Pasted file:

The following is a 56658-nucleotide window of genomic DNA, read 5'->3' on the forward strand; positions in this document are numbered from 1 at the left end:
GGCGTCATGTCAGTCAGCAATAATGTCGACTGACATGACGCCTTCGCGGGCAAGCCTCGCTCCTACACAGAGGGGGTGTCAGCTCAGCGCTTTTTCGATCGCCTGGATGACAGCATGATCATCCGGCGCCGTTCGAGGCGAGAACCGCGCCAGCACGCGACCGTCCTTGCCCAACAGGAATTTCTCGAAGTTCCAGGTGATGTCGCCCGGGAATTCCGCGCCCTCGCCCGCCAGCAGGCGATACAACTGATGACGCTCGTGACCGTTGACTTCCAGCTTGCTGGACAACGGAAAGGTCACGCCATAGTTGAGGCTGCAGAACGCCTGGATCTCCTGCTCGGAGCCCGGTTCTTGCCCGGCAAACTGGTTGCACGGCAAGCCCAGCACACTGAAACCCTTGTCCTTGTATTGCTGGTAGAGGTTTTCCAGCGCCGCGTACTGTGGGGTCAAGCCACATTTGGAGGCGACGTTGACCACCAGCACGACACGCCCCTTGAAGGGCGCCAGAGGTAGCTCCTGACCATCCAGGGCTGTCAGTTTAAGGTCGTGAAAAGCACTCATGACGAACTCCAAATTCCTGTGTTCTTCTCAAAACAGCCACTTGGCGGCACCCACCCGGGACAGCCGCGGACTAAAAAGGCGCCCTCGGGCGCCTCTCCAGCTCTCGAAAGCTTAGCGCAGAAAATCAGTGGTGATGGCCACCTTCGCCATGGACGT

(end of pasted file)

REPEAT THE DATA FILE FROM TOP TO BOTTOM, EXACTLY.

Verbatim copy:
The following is a 56658-nucleotide window of genomic DNA, read 5'->3' on the forward strand; positions in this document are numbered from 1 at the left end:
GGCGTCATGTCAGTCAGCAATAATGTCGACTGACATGACGCCTTCGCGGGCAAGCCTCGCTCCTACACAGAGGGGGTGTCAGCTCAGCGCTTTTTCGATCGCCTGGATGACAGCATGATCATCCGGCGCCGTTCGAGGCGAGAACCGCGCCAGCACGCGACCGTCCTTGCCCAACAGGAATTTCTCGAAGTTCCAGGTGATGTCGCCCGGGAATTCCGCGCCCTCGCCCGCCAGCAGGCGATACAACTGATGACGCTCGTGACCGTTGACTTCCAGCTTGCTGGACAACGGAAAGGTCACGCCATAGTTGAGGCTGCAGAACGCCTGGATCTCCTGCTCGGAGCCCGGTTCTTGCCCGGCAAACTGGTTGCACGGCAAGCCCAGCACACTGAAACCCTTGTCCTTGTATTGCTGGTAGAGGTTTTCCAGCGCCGCGTACTGTGGGGTCAAGCCACATTTGGAGGCGACGTTGACCACCAGCACGACACGCCCCTTGAAGGGCGCCAGAGGTAGCTCCTGACCATCCAGGGCTGTCAGTTTAAGGTCGTGAAAAGCACTCATGACGAACTCCAAATTCCTGTGTTCTTCTCAAAACAGCCACTTGGCGGCACCCACCCGGGACAGCCGCGGACTAAAAAGGCGCCCTCGGGCGCCTCTCCAGCTCTCGAAAGCTTAGCGCAGAAAATCAGTGGTGATGGCCACCTTCGCCATGGACGT